J. Crew has used a gradient background to display the view of a beach and support their headline: “SURF, SAND AND SALE”.
Besides the background, you can add gradients to your call-to-action (CTA) button. This makes the CTA pop in the email while making your emails even more attractive.
See how Instagram has nailed this trick in their email below.
If you want to go a step further, you can design emails with animated gradients. Wouldn’t it look impressive if you have a live gradient backdrop in the email?
6. Emotional Design
Of course, your emails must be valuable for the reader, but they must also trigger the right emotion in the subscriber’s mind.
The nine triggers that can drive maximum conversions in email marketing are:
- Optimism or hope
So, how do you convey these emotions in an email?
First of all, your copy must be drafted in such a way that it matches the purpose of the email. Pick the colors and imagery that evoke the right emotion.
For example, marketers who are planning to send a promotional email highlighting a discount offer can use bright colors with images reflecting excitement.
Icing has made beautiful use of shades of pink to promote their Valentine’s Day offer.
On the contrary, if you are a marketer in a non-profit organization, you would probably use colors like white and blue that reflect sincerity.
Check out this email by Charity: Water. They have used a blue color in their headline and CTA that exudes soothing vibes. The image gives a sense of hope and optimism to the reader.
7. AMP in Emails
Through AMP emails, you allow email recipients to interact with the email from the inbox itself. They can fill a form or survey response, or RSVP to an event from the email.With the help of AMP, Booking.com has sent out emails that allows users to see the deals right in the email and even manage their subscription preferences.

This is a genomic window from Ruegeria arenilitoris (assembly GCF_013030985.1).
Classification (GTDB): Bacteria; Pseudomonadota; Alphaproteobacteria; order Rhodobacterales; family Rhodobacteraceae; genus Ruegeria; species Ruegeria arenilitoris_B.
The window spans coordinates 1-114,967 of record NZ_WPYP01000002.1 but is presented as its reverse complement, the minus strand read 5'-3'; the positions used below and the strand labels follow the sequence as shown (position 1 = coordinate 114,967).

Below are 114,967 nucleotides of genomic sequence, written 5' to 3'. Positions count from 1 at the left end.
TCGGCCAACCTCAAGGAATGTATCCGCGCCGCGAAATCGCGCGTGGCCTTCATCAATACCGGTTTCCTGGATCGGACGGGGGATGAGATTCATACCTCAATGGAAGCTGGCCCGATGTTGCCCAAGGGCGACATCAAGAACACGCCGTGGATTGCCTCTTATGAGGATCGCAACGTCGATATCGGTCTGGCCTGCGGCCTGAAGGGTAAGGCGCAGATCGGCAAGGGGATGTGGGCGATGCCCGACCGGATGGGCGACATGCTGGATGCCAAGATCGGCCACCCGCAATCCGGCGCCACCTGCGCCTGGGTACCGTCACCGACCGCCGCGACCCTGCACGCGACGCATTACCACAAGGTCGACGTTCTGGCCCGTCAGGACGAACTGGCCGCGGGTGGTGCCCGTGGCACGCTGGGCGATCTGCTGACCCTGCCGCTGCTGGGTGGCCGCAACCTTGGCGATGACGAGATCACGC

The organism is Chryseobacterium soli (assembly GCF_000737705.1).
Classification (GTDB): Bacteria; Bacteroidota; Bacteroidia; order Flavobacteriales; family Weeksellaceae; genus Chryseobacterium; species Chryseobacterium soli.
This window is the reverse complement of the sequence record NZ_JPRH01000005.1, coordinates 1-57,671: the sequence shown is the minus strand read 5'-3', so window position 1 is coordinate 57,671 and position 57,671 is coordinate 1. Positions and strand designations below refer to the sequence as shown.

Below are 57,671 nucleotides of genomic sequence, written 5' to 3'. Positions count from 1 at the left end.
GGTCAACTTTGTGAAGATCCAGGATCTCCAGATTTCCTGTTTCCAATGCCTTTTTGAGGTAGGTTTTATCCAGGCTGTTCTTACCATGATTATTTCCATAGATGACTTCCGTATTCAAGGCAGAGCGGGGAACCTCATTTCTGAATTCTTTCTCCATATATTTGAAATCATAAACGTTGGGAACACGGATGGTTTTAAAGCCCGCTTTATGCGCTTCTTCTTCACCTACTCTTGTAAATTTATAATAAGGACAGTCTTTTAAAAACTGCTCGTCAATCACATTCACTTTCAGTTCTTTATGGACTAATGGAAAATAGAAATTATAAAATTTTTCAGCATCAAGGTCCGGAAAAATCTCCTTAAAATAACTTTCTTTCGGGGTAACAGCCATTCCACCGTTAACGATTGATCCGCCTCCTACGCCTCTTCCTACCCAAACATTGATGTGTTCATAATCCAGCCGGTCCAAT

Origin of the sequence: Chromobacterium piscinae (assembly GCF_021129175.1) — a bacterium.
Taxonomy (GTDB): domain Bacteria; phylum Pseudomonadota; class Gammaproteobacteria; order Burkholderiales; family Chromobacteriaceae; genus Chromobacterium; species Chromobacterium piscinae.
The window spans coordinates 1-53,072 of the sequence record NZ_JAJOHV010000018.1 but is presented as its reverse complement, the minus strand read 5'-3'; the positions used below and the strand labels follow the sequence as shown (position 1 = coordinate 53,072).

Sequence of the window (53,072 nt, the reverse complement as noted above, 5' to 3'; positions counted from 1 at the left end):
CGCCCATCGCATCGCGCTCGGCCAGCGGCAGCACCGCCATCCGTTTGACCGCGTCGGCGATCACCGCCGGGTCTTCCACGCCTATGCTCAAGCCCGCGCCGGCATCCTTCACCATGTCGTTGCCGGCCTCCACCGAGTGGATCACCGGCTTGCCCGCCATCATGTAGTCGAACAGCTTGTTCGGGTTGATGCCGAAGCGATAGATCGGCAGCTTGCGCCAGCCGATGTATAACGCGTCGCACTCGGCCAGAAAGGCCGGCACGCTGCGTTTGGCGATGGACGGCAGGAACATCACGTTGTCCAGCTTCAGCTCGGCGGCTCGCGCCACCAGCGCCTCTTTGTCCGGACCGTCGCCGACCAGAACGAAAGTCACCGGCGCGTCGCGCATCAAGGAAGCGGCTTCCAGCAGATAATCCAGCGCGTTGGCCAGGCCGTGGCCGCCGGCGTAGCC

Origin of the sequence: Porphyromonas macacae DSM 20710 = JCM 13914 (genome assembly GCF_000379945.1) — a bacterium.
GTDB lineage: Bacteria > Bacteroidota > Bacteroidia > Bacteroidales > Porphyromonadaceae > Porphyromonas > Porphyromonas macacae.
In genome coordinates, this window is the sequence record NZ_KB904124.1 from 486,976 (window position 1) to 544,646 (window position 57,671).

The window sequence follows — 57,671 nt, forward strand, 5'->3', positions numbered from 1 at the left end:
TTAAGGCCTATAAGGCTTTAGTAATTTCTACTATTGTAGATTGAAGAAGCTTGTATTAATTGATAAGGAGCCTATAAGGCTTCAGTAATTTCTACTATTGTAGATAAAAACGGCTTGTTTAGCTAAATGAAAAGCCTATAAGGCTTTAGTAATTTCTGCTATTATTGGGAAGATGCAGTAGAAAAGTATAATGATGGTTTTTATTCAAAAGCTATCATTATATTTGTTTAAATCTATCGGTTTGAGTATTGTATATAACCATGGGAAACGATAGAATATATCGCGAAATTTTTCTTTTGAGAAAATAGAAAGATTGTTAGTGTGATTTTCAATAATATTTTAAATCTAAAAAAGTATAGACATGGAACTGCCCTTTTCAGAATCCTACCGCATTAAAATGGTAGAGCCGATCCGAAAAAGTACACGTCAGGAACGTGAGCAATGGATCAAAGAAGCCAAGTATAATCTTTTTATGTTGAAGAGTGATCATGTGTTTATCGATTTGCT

AMP emails emulate the look and feel of an app and make browsing easier for the subscriber. They eliminate the additional step of navigating to a landing page, thereby increasing conversion rates.
Although it can be a bit complicated to design AMP emails, brands will not shy away from using them in 2021. AMP in email is anticipated to be an evergreen trend that will continue to be an email geek’s favorite for years to come.
Interactivity is another timeless trend that brands have been using for their routine promotions as well as occasion-based marketing. According to a report by Martech Advisor, adding videos and visual elements to business emails can improve click-through rates by 300%.
Interactive features enhance email engagement by encouraging people to connect with brands. The Martech Advisor report suggested that menus, sliders, and website-like navigation increase the likelihood of hitting conversion targets.
Lego has created a beautiful email with an embedded video to promote their reproduction of the iconic Volkswagen Beetle.
B&Q sent out an interactive email that allows the user to “Flip the switch!” and see their lighting range. The recipient only has to click on the switch button in the email to check out the changing colors of the bulbs.
Email Uplers sent out a beautiful Christmas email with an embedded video. Once the recipient clicks on “Click to join the call”, Santa Claus will convey a heartfelt wish for the Holiday Season.
9. Muted Colors
Muted colors are anticipated to replace bright and bold colors in email designs. They gained huge momentum in 2020 and the rage is expected to continue in the coming years. These pastel colors are created by desaturation and addition of white, black, or other complementary colors.
Image source: venngage.com